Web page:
MIAMI GARDENS — Tyler Van Dyke backed up his words. And Miami took a big step toward potentially salvaging its season.
Van Dyke passed for 325 yards and four touchdowns, two of them to Charleston Rambo, to lead the Hurricanes past No. 18 N.C. State 31-30 on Saturday night — snapping what was a six-game losing streak against Power Five opponents.
The freshman, who started this season backing up the now-injured D’Eriq King, said earlier in the week that he didn’t think N.C. State could stop Miami’s offense. And after completing 25 of 33 passes, he proved himself right.
“How about Tyler Van Dyke? I mean, it’s unbelievable,” Miami coach Manny Diaz said. “Third conference game. And that defense is a hell of a defense. I mean, no one moves the ball on them.”
Correction: No one had.
Jaylan Knighton had 166 total yards — 83 rushing, 83 more receiving — and a touchdown catch for Miami (3-4, 1-2 Atlantic Coast Conference). Rambo finished with nine catches for 127 yards and Will Mallory had a touchdown grab for the Hurricanes.
Devin Leary threw for 310 yards and two touchdowns, plus ran for another for N.C. State. Thayer Thomas had both touchdown receptions for the Wolfpack (5-2, 2-1).
“Obviously, we’re very emotional, disappointed,” N.C. State coach Dave Doeren said. “Gotta give Miami credit. We didn’t make the plays we needed to make that we’ve been making and we helped them at some key moments.”
Van Dyke’s comments were noticed by the Wolfpack, and Diaz said there was a slew of pregame trash talk in response.
Didn’t matter. The kid didn’t blink.
“I love Tyler at quarterback,” Rambo said.
And on the night Miami paid tribute to its most recent national title team, the 2001 team that is widely considered one of the best in college football history, the final score was another one etched deep into Hurricane lore.
Miami 31, Nebraska 30 was the score of the Orange Bowl that capped the 1983 season, when the Hurricanes won their first national championship.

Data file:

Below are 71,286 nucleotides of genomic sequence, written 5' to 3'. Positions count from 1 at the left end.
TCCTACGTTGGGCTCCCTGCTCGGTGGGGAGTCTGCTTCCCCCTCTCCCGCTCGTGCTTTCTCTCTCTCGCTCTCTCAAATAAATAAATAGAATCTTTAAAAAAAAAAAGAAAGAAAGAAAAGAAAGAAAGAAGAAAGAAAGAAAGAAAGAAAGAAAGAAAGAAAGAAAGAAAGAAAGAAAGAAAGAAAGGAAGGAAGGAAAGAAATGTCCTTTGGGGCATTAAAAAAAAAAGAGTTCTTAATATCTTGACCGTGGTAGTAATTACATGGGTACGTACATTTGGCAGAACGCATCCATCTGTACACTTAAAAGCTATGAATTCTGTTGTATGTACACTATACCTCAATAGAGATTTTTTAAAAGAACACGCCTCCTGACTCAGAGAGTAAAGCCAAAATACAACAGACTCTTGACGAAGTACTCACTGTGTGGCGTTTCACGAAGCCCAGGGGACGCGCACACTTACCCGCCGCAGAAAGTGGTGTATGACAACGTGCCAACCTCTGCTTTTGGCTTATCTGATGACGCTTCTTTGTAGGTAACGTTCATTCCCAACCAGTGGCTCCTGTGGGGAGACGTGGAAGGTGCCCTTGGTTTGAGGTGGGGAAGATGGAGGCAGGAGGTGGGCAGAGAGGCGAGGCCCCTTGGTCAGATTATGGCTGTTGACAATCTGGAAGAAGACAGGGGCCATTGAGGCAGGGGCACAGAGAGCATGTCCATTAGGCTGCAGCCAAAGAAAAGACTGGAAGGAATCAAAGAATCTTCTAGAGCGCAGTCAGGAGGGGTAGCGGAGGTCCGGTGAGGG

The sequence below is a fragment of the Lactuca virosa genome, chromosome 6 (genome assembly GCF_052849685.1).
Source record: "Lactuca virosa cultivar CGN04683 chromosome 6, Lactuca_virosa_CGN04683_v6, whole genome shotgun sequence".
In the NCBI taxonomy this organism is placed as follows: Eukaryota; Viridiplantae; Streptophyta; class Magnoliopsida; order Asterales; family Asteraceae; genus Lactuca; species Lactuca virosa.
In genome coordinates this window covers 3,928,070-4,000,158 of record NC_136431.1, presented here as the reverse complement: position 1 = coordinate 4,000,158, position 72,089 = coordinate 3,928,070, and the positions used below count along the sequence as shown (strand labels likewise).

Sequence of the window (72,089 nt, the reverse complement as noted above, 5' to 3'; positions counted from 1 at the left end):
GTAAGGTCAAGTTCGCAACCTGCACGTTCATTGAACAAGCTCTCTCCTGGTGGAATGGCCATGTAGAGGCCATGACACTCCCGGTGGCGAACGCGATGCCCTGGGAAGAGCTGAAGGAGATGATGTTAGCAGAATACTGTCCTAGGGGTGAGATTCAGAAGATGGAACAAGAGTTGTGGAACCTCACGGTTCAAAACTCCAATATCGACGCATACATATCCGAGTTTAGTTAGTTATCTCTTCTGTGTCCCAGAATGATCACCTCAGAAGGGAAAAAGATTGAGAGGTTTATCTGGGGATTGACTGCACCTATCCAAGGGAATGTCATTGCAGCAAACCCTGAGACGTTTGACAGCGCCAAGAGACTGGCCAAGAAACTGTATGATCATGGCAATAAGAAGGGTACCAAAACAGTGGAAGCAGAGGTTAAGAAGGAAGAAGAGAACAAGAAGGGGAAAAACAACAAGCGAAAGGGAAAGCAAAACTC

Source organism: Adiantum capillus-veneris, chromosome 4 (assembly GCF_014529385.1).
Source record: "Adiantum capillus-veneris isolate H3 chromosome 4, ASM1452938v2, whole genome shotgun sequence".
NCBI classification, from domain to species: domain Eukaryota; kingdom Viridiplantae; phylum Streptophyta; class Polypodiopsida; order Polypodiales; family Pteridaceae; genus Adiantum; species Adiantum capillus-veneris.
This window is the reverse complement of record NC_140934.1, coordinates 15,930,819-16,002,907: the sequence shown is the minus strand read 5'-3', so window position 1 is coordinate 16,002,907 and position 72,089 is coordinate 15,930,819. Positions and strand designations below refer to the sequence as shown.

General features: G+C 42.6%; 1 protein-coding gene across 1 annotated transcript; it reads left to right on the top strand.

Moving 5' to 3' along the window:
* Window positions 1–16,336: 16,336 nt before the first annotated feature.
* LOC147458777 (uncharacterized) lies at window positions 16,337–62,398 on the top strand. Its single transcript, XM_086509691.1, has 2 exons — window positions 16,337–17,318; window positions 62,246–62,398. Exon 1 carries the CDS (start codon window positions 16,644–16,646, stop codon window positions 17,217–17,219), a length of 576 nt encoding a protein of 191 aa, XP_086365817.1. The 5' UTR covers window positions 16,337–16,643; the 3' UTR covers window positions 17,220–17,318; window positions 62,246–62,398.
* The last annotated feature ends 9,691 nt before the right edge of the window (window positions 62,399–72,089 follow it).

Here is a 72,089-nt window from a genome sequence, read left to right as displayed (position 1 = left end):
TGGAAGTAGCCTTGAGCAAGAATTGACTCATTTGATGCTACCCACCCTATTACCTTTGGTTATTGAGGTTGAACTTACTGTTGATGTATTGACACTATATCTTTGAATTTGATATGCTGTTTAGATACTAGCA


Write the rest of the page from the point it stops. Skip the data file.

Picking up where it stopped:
Miami 31, N.C. State 30 wasn’t for any title, and the Hurricanes have a lot of work to do just to get into a bowl game, but it was cause for celebration regardless. Miami came into Saturday having lost back to back games by a total of five points, having chances to win both in the final seconds, but found a way in this one.
“The fight is special in our team,” Diaz said.
Miami went up 14-3 early in the second quarter when Van Dyke hit Knighton for a 53-yard score on fourth down. But the Wolfpack grabbed a 17-14 lead at halftime after the pair of Leary-to-Thomas TD connections, the second one of those coming with 15 seconds left until intermission and causing Miami fans to serenade their team with boos as they left the field.
It went back-and-forth from there, and N.C. State reclaimed the lead early in the fourth on a 17-yard run by Leary — a play set up by Trent Pennix rumbling 40 yards on a fake punt.
“It’s tough when you put in so much work,” Leary said. “Obviously, this game didn’t go the way that we wanted to. We’re going to put it to bed (and) get back to work.”
Van Dyke coolly marched Miami 11 plays and hit Rambo from four yards out with 9:34 left to put Miami ahead for good. N.C. State had fourth-and-8 with just under 3 minutes remaining, but Leary’s pass to Ricky Person was stopped well short of the first-down marker by Kamren Kinchens.
On third-and-16 with about 2:30 left, he found Mallory over the middle for 21 yards. The Wolfpack were out of time-outs and Miami ran out the clock from there.
“This team is mentally tough,” Diaz said. “This team is resilient. It’s baked into our DNA. It’s part of the culture of our program.”